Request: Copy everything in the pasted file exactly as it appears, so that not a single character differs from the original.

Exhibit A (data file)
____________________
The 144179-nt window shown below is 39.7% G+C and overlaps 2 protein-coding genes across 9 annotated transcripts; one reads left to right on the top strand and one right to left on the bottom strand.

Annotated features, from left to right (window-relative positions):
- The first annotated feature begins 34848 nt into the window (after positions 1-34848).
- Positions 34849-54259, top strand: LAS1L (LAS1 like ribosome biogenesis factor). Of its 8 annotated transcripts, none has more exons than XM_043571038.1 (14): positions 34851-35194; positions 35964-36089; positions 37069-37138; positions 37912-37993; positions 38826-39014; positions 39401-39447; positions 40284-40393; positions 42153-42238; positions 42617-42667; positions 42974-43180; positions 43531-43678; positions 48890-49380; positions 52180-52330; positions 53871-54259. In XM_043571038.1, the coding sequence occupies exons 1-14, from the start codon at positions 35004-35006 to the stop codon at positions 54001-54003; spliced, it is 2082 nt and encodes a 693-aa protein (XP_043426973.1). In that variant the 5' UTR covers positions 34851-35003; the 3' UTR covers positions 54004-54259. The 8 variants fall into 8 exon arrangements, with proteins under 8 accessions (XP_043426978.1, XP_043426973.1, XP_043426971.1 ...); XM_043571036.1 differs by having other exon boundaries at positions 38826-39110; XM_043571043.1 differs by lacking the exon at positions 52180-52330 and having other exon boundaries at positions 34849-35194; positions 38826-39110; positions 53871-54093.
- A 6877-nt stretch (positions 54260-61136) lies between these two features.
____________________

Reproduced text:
The 144179-nt window shown below is 39.7% G+C and overlaps 2 protein-coding genes across 9 annotated transcripts; one reads left to right on the top strand and one right to left on the bottom strand.

Annotated features, from left to right (window-relative positions):
- The first annotated feature begins 34848 nt into the window (after positions 1-34848).
- Positions 34849-54259, top strand: LAS1L (LAS1 like ribosome biogenesis factor). Of its 8 annotated transcripts, none has more exons than XM_043571038.1 (14): positions 34851-35194; positions 35964-36089; positions 37069-37138; positions 37912-37993; positions 38826-39014; positions 39401-39447; positions 40284-40393; positions 42153-42238; positions 42617-42667; positions 42974-43180; positions 43531-43678; positions 48890-49380; positions 52180-52330; positions 53871-54259. In XM_043571038.1, the coding sequence occupies exons 1-14, from the start codon at positions 35004-35006 to the stop codon at positions 54001-54003; spliced, it is 2082 nt and encodes a 693-aa protein (XP_043426973.1). In that variant the 5' UTR covers positions 34851-35003; the 3' UTR covers positions 54004-54259. The 8 variants fall into 8 exon arrangements, with proteins under 8 accessions (XP_043426978.1, XP_043426973.1, XP_043426971.1 ...); XM_043571036.1 differs by having other exon boundaries at positions 38826-39110; XM_043571043.1 differs by lacking the exon at positions 52180-52330 and having other exon boundaries at positions 34849-35194; positions 38826-39110; positions 53871-54093.
- A 6877-nt stretch (positions 54260-61136) lies between these two features.